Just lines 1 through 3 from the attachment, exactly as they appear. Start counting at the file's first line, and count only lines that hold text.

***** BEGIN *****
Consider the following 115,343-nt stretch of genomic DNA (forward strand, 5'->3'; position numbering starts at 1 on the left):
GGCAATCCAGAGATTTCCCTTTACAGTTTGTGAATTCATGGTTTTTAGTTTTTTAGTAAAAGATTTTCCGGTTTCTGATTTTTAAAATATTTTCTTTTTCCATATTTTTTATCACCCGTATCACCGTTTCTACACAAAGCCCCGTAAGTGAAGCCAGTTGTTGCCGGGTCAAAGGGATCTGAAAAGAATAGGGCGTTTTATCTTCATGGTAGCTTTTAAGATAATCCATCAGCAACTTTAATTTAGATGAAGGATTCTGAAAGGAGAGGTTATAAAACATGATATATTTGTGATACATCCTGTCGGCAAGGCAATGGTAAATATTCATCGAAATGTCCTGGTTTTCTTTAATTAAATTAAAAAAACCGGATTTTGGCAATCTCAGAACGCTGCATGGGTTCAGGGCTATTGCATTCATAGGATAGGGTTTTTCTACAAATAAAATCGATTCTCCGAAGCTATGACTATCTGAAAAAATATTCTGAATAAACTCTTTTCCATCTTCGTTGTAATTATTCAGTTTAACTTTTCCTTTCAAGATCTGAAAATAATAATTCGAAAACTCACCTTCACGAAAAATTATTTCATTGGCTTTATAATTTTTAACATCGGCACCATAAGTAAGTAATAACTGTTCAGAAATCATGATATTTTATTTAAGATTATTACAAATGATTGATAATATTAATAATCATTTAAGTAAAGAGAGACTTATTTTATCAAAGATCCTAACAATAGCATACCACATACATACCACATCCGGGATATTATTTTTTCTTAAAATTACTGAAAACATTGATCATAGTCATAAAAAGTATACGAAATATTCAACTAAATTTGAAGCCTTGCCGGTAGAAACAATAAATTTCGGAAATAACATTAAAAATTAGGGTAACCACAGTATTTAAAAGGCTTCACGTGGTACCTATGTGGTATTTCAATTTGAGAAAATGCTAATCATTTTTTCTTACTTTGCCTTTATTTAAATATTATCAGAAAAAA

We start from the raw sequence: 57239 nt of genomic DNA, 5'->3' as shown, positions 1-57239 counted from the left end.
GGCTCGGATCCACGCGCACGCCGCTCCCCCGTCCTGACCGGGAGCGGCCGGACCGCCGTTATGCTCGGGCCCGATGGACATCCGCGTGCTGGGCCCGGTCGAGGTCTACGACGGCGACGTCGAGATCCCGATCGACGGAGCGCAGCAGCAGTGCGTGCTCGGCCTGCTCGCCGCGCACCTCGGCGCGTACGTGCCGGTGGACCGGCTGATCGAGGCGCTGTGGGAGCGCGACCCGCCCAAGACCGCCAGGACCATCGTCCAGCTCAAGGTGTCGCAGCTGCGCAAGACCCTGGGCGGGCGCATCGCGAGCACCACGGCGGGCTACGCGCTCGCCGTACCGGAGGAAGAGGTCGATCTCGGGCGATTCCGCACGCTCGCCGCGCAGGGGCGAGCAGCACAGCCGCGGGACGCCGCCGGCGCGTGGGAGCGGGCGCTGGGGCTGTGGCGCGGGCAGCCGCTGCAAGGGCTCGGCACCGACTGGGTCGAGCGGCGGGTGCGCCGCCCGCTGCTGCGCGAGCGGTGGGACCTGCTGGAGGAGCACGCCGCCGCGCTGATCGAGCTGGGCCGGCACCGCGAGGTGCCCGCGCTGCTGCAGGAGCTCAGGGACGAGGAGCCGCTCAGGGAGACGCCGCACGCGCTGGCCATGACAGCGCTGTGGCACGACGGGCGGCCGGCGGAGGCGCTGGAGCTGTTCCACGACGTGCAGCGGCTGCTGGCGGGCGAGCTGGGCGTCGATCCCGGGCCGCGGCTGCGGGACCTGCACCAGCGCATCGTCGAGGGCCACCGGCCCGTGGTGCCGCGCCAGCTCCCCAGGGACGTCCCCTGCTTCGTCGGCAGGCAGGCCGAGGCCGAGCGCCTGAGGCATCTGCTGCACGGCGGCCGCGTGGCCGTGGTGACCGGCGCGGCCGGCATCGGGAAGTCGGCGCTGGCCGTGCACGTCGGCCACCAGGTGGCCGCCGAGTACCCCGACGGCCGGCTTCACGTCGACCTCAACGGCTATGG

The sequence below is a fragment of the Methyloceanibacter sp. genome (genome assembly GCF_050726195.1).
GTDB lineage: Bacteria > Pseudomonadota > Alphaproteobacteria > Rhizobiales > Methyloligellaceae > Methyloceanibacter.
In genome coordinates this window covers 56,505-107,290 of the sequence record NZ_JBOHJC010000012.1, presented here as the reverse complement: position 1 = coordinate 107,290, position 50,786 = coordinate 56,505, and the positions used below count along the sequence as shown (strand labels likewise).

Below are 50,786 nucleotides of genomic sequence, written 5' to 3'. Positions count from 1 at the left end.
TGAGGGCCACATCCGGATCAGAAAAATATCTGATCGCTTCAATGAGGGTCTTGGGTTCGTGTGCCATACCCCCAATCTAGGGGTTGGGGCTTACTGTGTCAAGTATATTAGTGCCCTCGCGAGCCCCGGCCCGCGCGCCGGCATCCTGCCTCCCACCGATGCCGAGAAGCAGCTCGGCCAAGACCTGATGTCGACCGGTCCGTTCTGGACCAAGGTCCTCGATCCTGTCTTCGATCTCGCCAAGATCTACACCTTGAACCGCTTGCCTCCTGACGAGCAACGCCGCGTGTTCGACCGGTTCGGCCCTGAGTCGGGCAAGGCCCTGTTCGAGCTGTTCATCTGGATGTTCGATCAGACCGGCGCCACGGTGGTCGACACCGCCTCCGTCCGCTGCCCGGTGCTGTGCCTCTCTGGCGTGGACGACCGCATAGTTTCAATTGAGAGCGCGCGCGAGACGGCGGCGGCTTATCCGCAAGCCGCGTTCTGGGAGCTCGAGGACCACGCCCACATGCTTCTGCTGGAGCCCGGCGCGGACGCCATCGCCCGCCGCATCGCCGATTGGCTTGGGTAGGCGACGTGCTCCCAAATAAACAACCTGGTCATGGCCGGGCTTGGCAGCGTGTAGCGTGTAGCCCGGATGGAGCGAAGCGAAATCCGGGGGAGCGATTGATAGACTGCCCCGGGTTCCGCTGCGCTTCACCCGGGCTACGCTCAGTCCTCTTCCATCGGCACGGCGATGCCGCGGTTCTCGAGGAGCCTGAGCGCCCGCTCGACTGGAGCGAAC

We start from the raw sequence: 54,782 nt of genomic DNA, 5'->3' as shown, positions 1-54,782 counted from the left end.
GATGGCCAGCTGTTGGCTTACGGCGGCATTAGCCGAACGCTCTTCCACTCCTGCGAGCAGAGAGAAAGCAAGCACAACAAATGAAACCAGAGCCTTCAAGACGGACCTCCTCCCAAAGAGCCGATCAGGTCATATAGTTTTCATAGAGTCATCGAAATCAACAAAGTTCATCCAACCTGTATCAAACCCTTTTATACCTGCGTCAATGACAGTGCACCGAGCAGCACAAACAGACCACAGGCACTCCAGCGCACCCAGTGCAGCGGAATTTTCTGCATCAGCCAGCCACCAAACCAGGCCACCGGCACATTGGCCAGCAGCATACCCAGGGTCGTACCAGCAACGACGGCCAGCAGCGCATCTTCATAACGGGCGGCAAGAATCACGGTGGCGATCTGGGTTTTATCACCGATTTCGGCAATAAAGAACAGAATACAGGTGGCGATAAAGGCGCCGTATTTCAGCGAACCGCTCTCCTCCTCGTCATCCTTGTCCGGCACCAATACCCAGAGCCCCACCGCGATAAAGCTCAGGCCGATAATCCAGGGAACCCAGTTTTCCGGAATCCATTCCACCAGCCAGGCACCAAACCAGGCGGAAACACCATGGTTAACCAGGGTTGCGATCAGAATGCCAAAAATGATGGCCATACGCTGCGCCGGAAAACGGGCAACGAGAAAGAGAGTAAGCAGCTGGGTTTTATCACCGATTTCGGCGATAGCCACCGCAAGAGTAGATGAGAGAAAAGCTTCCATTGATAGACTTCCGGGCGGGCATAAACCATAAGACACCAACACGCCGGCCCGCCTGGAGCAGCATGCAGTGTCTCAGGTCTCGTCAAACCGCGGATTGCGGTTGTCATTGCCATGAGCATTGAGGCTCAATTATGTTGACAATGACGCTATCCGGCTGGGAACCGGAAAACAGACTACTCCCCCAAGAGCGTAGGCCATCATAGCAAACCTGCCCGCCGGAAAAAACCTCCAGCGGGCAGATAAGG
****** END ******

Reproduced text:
Consider the following 115,343-nt stretch of genomic DNA (forward strand, 5'->3'; position numbering starts at 1 on the left):
GGCAATCCAGAGATTTCCCTTTACAGTTTGTGAATTCATGGTTTTTAGTTTTTTAGTAAAAGATTTTCCGGTTTCTGATTTTTAAAATATTTTCTTTTTCCATATTTTTTATCACCCGTATCACCGTTTCTACACAAAGCCCCGTAAGTGAAGCCAGTTGTTGCCGGGTCAAAGGGATCTGAAAAGAATAGGGCGTTTTATCTTCATGGTAGCTTTTAAGATAATCCATCAGCAACTTTAATTTAGATGAAGGATTCTGAAAGGAGAGGTTATAAAACATGATATATTTGTGATACATCCTGTCGGCAAGGCAATGGTAAATATTCATCGAAATGTCCTGGTTTTCTTTAATTAAATTAAAAAAACCGGATTTTGGCAATCTCAGAACGCTGCATGGGTTCAGGGCTATTGCATTCATAGGATAGGGTTTTTCTACAAATAAAATCGATTCTCCGAAGCTATGACTATCTGAAAAAATATTCTGAATAAACTCTTTTCCATCTTCGTTGTAATTATTCAGTTTAACTTTTCCTTTCAAGATCTGAAAATAATAATTCGAAAACTCACCTTCACGAAAAATTATTTCATTGGCTTTATAATTTTTAACATCGGCACCATAAGTAAGTAATAACTGTTCAGAAATCATGATATTTTATTTAAGATTATTACAAATGATTGATAATATTAATAATCATTTAAGTAAAGAGAGACTTATTTTATCAAAGATCCTAACAATAGCATACCACATACATACCACATCCGGGATATTATTTTTTCTTAAAATTACTGAAAACATTGATCATAGTCATAAAAAGTATACGAAATATTCAACTAAATTTGAAGCCTTGCCGGTAGAAACAATAAATTTCGGAAATAACATTAAAAATTAGGGTAACCACAGTATTTAAAAGGCTTCACGTGGTACCTATGTGGTATTTCAATTTGAGAAAATGCTAATCATTTTTTCTTACTTTGCCTTTATTTAAATATTATCAGAAAAAA

We start from the raw sequence: 57239 nt of genomic DNA, 5'->3' as shown, positions 1-57239 counted from the left end.